Jesus taught us power of forgiveness


In Mark 1:21-22, we read, “21 (Jesus and his disciples) went to Capernaum; and when the Sabbath came, (Jesus) entered the synagogue and taught. 22 (The people) were astounded at his teaching, for he taught them as one having authority, and not as the scribes.”

My 9-year-old son and I read this verse together as part of our family Lenten devotions this week. Lent is a season of our church where we intentionally turn to God through practices of prayer, fasting and/or service to deepen our faith and connection with God. As we reflected on these verses, I asked him, “What is a teaching of Jesus that amazes you?”

He paused and then he responded, “Jesus tells us to love our enemies and to forgive people.”

“Yes,” I said, “Those really are amazing teachings of Jesus.”

“But how?” he asked.

“How what?” I replied.

“How can I forgive people that hurt me?” my son inquired.

“Well, let’s think about this, you’ve hurt people, and people have forgiven you.” I responded.

“Yes, but what if someone hurt me so bad I was put in the hospital? There is no way I could forgive them. It would be impossible.”

Forgiveness is an important teaching and practice of Jesus. When Simon Peter asked Jesus often one should forgive, Jesus responds, ‘Not seven times, but, I tell you, seventy-seven times.” Matthew 18:22. When Jesus teaches his disciples about prayer he says, “Whenever you stand praying, forgive, if you have anything against anyone; so that your Father in heaven may also forgive you your trespasses.” Mark 11:25. When Jesus is dying on the cross, he not only teaches forgiveness but lives it as some of his last words recorded are, “4‘Father, forgive them; for they do not know what they are doing.’” Luke 23:24.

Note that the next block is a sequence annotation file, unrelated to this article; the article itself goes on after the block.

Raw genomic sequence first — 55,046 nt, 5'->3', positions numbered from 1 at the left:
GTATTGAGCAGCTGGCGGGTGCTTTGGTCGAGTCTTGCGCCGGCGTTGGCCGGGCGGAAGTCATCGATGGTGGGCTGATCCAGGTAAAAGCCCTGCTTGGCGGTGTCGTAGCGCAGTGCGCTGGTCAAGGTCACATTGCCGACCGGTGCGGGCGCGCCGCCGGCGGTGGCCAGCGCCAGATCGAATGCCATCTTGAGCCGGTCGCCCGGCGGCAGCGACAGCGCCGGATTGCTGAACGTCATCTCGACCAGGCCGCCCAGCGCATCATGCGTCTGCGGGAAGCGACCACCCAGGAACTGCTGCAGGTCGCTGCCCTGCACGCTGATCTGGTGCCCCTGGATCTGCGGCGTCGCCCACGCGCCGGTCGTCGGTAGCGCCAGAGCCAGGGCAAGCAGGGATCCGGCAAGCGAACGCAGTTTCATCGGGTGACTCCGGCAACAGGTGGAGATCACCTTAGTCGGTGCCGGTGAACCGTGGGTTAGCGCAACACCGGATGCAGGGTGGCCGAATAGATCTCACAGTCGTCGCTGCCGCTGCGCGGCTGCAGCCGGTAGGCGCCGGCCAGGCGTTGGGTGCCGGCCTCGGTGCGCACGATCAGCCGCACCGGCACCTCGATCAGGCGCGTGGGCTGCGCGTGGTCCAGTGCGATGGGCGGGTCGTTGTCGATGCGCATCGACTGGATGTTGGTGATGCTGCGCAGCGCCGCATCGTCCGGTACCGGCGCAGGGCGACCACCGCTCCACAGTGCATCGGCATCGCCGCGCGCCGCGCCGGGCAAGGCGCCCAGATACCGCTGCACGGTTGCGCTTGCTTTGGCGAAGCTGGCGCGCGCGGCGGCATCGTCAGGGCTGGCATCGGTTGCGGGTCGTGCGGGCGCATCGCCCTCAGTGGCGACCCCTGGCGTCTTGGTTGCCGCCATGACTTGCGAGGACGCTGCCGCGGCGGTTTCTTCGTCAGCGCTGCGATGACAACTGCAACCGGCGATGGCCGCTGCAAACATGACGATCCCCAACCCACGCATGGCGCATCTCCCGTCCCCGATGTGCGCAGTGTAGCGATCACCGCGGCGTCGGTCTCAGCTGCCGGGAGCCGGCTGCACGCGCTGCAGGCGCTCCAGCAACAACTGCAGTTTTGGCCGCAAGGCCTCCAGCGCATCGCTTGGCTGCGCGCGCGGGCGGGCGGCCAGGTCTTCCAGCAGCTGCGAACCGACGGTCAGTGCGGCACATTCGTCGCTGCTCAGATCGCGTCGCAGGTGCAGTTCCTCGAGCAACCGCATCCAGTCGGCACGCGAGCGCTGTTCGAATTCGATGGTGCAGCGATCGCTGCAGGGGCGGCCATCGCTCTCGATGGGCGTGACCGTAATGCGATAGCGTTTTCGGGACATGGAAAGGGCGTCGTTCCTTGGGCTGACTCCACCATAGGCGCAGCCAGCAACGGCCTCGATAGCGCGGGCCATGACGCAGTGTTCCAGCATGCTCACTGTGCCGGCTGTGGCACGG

And yet, as my son points out, although this is an important teaching of Jesus, it is one that many struggle to understand or even follow. In a world that seems to only be more divided, estranged and polarized, forgiveness does seem rather impossible, unrealistic and impractical.

So why should one forgive? Why is this teaching so important to Jesus? This is a hard concept to discuss with a 9-year-old. Yet, from my own experience, I have seen that forgiveness helps us to let go of the resentment, pain and hurt that can so often lead us to lives of contempt, bitterness and more pain. Holding on to anger, bottling it up and not finding healthy ways to release it can lead to explosive behaviors, regrets and in essence doing the same behaviors to others that you can not let go of yourself. Working towards forgiveness is freeing, healing and helps lead to reconciliation that will bring far more fruits than continuing the hurt and pain of violence that began the wound in the first place.

I strongly believe this is why this teaching of Jesus is in fact amazing. It is a teaching that is by no means easy, but one that is worth striving for and one that will lead to a life of love, hope, and peace that will far outlast us all. So, this Lenten season as my son and I journey towards the cross with Jesus, perhaps he and I are being challenged to practice forgiveness, to forgive, and to release the pains we have experienced in our lives.

If you, reader, can relate to this struggle of forgiveness in any way, perhaps you too can join us in this practice of faith and give to God those places close to your own heart that are deep and wounded. For those of us who choose to take this journey, may we practice trusting these teachings of Jesus even through our wrestling. Let us take the hurts we have had and bury them at the foot of the cross, entrusting them to God’s Easter promise and message of love. May God take hold of these pains and sorrows that wound us so deeply and bring forth gifts of freedom, new life and resurrection for each of us this day and always.

Wendy Richter is a pastor at St. Mark’s and All Shepherds Lutheran churches.

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